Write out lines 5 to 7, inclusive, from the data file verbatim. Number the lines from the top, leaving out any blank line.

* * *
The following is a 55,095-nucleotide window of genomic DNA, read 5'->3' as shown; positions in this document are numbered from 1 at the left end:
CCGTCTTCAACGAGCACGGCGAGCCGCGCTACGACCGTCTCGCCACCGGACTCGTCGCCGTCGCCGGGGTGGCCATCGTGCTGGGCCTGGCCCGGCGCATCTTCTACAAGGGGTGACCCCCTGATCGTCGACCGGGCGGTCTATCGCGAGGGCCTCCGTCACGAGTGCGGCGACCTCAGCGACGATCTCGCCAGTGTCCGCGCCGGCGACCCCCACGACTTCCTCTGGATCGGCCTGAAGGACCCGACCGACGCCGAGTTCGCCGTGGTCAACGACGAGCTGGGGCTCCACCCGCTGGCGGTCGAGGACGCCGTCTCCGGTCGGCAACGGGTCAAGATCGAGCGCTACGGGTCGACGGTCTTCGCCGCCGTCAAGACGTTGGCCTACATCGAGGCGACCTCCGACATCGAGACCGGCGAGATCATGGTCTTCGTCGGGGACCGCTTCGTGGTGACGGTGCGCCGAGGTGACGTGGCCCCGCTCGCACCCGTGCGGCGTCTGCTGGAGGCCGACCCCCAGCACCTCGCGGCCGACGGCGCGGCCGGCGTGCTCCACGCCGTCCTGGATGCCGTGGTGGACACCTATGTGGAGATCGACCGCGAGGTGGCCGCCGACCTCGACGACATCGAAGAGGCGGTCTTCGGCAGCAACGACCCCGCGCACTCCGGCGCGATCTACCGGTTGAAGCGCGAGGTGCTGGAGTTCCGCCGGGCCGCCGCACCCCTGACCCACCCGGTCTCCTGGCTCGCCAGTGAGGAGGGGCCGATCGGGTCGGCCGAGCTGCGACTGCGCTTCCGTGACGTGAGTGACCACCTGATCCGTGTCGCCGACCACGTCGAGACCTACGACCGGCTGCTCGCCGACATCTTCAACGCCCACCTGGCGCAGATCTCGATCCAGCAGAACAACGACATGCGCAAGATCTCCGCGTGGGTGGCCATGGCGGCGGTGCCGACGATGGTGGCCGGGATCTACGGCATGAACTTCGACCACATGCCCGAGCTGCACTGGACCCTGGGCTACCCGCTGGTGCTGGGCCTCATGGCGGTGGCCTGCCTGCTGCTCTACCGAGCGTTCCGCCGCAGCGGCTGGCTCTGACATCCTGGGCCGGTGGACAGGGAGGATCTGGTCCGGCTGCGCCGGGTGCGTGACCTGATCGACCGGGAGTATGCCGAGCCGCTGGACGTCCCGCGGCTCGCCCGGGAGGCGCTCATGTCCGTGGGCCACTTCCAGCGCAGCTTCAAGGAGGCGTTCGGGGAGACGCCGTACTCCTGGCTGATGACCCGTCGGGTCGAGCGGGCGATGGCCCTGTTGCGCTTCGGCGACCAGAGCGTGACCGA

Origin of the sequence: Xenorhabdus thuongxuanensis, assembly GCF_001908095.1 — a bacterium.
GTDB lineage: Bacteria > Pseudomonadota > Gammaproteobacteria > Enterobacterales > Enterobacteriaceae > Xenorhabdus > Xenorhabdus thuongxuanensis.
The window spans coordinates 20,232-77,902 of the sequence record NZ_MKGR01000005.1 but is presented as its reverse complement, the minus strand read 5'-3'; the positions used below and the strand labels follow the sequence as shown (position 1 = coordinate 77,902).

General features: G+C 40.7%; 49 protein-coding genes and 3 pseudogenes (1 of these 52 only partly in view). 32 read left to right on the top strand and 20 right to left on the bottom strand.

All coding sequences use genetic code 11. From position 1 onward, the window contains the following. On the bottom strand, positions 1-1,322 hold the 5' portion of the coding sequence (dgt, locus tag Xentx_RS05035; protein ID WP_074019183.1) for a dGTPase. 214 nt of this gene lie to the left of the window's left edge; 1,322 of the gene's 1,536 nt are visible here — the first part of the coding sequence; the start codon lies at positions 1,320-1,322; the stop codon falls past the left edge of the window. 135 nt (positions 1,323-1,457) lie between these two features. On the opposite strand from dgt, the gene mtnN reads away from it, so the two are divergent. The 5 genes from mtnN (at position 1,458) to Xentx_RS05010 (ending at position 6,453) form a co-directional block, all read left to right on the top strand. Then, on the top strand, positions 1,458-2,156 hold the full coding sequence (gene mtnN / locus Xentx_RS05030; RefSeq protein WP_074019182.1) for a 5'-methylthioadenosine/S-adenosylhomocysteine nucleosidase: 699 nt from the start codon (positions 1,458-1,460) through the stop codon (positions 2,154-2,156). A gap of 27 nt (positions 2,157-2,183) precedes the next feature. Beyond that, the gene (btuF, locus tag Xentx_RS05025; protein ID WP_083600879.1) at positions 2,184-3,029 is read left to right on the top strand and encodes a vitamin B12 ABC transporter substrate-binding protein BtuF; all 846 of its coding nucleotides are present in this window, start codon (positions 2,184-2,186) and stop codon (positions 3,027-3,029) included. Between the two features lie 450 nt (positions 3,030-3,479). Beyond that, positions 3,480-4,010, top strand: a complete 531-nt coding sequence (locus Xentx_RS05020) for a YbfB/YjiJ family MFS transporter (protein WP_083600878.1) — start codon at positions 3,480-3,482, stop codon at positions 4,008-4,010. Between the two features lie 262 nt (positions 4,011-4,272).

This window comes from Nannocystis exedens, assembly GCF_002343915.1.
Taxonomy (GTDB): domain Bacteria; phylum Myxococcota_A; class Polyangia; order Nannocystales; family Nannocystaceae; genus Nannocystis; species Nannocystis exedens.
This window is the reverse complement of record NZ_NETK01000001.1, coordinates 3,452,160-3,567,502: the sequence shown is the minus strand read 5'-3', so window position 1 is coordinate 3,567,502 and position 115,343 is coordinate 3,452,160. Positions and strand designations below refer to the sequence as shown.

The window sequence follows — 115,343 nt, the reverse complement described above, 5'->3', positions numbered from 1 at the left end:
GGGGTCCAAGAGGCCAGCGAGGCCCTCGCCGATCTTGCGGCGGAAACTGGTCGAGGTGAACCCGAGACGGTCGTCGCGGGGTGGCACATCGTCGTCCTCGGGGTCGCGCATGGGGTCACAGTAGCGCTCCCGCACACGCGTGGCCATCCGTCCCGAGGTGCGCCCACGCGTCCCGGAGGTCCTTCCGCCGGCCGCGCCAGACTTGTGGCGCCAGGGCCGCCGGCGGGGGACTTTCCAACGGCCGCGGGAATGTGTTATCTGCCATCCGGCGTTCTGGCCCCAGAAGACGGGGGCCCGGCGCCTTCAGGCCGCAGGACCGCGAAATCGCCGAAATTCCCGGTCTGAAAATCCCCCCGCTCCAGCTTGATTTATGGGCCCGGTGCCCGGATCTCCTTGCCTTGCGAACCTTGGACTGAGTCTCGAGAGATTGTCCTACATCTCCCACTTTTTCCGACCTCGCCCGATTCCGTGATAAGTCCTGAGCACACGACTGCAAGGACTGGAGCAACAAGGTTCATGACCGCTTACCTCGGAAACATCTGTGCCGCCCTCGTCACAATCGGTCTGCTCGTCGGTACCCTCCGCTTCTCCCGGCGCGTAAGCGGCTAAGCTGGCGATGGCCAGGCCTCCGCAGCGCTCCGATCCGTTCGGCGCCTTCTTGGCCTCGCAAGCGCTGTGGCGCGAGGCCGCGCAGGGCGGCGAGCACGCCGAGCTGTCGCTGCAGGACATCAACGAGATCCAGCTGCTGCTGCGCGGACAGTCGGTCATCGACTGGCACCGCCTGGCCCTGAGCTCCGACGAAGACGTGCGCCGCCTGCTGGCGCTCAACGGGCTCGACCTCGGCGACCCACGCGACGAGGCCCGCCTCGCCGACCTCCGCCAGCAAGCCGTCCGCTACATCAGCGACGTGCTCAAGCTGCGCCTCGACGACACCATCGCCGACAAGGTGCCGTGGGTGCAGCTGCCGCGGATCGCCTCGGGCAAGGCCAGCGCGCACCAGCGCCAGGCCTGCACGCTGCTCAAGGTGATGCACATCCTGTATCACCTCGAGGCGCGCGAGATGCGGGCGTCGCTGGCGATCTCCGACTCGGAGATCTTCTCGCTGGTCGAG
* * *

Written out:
The window spans coordinates 20,232-77,902 of the sequence record NZ_MKGR01000005.1 but is presented as its reverse complement, the minus strand read 5'-3'; the positions used below and the strand labels follow the sequence as shown (position 1 = coordinate 77,902).

General features: G+C 40.7%; 49 protein-coding genes and 3 pseudogenes (1 of these 52 only partly in view). 32 read left to right on the top strand and 20 right to left on the bottom strand.

All coding sequences use genetic code 11. From position 1 onward, the window contains the following. On the bottom strand, positions 1-1,322 hold the 5' portion of the coding sequence (dgt, locus tag Xentx_RS05035; protein ID WP_074019183.1) for a dGTPase. 214 nt of this gene lie to the left of the window's left edge; 1,322 of the gene's 1,536 nt are visible here — the first part of the coding sequence; the start codon lies at positions 1,320-1,322; the stop codon falls past the left edge of the window. 135 nt (positions 1,323-1,457) lie between these two features. On the opposite strand from dgt, the gene mtnN reads away from it, so the two are divergent. The 5 genes from mtnN (at position 1,458) to Xentx_RS05010 (ending at position 6,453) form a co-directional block, all read left to right on the top strand. Then, on the top strand, positions 1,458-2,156 hold the full coding sequence (gene mtnN / locus Xentx_RS05030; RefSeq protein WP_074019182.1) for a 5'-methylthioadenosine/S-adenosylhomocysteine nucleosidase: 699 nt from the start codon (positions 1,458-1,460) through the stop codon (positions 2,154-2,156). A gap of 27 nt (positions 2,157-2,183) precedes the next feature. Beyond that, the gene (btuF, locus tag Xentx_RS05025; protein ID WP_083600879.1) at positions 2,184-3,029 is read left to right on the top strand and encodes a vitamin B12 ABC transporter substrate-binding protein BtuF; all 846 of its coding nucleotides are present in this window, start codon (positions 2,184-2,186) and stop codon (positions 3,027-3,029) included. Between the two features lie 450 nt (positions 3,030-3,479). Beyond that, positions 3,480-4,010, top strand: a complete 531-nt coding sequence (locus Xentx_RS05020) for a YbfB/YjiJ family MFS transporter (protein WP_083600878.1) — start codon at positions 3,480-3,482, stop codon at positions 4,008-4,010. Between the two features lie 262 nt (positions 4,011-4,272).